A Scottish mountain range is set to be gifted to the nation after the clan chief who owns it failed to find a buyer.
The range is on the Isle of Skye
John MacLeod of MacLeod put the Cuillins on Skye on the market for £10m more than three years ago.
However, he is planning to hand them over to a public trust in return for repairs to his castle, Dunvegan.
Mr MacLeod said he wanted to be assured that the castle "would have a secure and viable future" before the handover was finalised.
Highlands and Islands Enterprise (HIE), in collaboration with the MacLeod Estate, will assess the repair costs which could be more than £10m.
It is hoped the bill can be paid through grants from a range of heritage bodies.
If things go to plan then ownership of the castle and the mountains will be transferred to two separate charitable trusts.
However, Mr MacLeod and his family will continue to live in one part of Dunvegan Castle.
Parts of the mountain range already belong to conservation charity, the John Muir Trust, and neighbouring land belongs to the Scottish Executive's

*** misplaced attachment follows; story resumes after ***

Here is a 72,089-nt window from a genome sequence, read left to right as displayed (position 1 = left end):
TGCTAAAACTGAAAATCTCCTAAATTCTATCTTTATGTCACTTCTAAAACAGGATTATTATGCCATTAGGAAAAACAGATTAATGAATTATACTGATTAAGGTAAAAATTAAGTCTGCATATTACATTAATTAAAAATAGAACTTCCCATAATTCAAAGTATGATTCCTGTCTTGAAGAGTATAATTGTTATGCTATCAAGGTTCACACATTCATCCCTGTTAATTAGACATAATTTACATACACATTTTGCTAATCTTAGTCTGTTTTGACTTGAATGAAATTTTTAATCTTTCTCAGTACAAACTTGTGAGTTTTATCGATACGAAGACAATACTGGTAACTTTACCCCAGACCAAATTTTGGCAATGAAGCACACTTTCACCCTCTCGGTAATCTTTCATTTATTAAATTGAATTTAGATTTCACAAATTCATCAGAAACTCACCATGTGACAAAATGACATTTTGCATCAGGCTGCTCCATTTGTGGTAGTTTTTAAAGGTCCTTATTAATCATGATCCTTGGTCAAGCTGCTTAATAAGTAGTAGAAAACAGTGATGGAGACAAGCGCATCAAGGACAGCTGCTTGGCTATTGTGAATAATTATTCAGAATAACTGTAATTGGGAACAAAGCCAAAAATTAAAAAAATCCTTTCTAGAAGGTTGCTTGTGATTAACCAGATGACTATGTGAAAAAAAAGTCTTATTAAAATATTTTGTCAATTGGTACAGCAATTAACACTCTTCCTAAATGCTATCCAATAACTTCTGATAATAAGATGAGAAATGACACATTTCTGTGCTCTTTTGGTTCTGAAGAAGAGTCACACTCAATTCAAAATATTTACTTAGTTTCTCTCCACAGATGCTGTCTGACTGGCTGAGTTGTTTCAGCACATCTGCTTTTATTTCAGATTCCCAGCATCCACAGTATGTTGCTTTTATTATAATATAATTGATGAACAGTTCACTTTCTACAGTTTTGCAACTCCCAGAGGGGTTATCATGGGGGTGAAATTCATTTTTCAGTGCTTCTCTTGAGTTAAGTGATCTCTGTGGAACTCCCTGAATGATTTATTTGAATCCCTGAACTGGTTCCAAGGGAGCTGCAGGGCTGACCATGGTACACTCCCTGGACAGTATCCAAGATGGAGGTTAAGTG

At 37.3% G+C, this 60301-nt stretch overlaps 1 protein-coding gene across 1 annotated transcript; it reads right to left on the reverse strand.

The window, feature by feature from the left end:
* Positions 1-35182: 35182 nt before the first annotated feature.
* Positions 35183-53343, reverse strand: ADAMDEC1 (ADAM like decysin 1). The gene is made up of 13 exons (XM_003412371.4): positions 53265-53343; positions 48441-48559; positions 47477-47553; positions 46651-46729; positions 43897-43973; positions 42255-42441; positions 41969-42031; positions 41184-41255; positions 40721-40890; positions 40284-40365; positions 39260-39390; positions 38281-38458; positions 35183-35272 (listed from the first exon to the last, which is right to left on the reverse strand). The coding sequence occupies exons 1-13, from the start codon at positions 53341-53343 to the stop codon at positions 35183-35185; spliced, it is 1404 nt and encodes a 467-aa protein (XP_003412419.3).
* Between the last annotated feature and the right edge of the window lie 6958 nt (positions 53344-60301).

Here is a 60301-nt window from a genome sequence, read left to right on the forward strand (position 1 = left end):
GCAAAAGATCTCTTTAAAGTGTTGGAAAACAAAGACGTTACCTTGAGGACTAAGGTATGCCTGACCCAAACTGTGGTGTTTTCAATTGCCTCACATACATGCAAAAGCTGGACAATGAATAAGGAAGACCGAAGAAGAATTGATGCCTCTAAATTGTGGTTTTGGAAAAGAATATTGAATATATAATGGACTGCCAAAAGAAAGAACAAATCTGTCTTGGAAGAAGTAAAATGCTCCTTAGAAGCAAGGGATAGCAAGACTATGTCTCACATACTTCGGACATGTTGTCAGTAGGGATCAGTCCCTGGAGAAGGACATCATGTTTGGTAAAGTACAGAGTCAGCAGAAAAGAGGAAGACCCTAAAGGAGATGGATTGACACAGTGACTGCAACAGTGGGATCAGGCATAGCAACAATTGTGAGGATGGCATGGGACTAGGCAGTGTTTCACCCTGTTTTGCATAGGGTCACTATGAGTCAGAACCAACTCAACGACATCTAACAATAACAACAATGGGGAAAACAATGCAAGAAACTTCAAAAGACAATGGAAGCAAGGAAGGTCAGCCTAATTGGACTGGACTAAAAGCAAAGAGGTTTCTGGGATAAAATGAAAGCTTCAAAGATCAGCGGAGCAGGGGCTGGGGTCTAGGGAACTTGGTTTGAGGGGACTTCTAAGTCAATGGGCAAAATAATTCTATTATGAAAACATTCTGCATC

agricultural department and to Forest Enterprise, another public body.
HIE said that a nationally-owned Cuillins, involving community, natural heritage and national interests, would take shape only after wide consultation in Skye and beyond.
The organisation believes the deal would create a national park similar to that seen in the US and Canada.
John MacLeod of MacLeod said: "If they (mountains and castle) can be transformed into national assets in this way, I shall be delighted.
"I will be giving up properties which have been associated with my family for many centuries, and that is not at all easy.
"But the possibilities I am now discussing with HIE and with Highland Council seem to me to hold out
an excellent prospect of securing the long-term future of the Cuillin, and of Dunvegan Castle, in a manner that could bring real and enduring benefits
both to Skye and to Scotland."
Repairs would be carried out to Dunvegan Castle
HIE chairman, Dr James Hunter, said there would be "some way to go" before a deal was done.
He added: "We've been given the opportunity to obtain this for the Scottish people, and that's an opportunity neither we nor Scotland can afford to
Representatives from Highland Council, Skye and Lochalsh Enterprise and John Muir Trust all welcomed the possibility the Cullins could be gifted.
The plan has also been welcomed by First Minister Jack McConnell.
Mr McConnell said the mountain range and Dunvegan Castle are internationally recognised parts of Scottish heritage and securing their future will be good news for the country.